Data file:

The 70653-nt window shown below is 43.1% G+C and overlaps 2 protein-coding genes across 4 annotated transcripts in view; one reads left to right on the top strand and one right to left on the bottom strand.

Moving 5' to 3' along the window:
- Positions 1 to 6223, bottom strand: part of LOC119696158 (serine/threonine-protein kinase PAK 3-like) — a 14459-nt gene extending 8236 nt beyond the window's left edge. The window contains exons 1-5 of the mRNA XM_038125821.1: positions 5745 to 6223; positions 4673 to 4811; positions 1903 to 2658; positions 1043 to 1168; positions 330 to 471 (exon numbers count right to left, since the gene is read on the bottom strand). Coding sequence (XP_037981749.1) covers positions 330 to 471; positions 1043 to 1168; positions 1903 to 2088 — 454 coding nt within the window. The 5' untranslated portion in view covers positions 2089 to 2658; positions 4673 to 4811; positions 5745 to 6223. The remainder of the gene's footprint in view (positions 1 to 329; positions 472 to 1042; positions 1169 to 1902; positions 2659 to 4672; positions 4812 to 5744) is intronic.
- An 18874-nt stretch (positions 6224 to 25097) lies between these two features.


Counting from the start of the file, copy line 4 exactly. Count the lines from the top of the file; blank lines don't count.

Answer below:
- An 18874-nt stretch (positions 6224 to 25097) lies between these two features.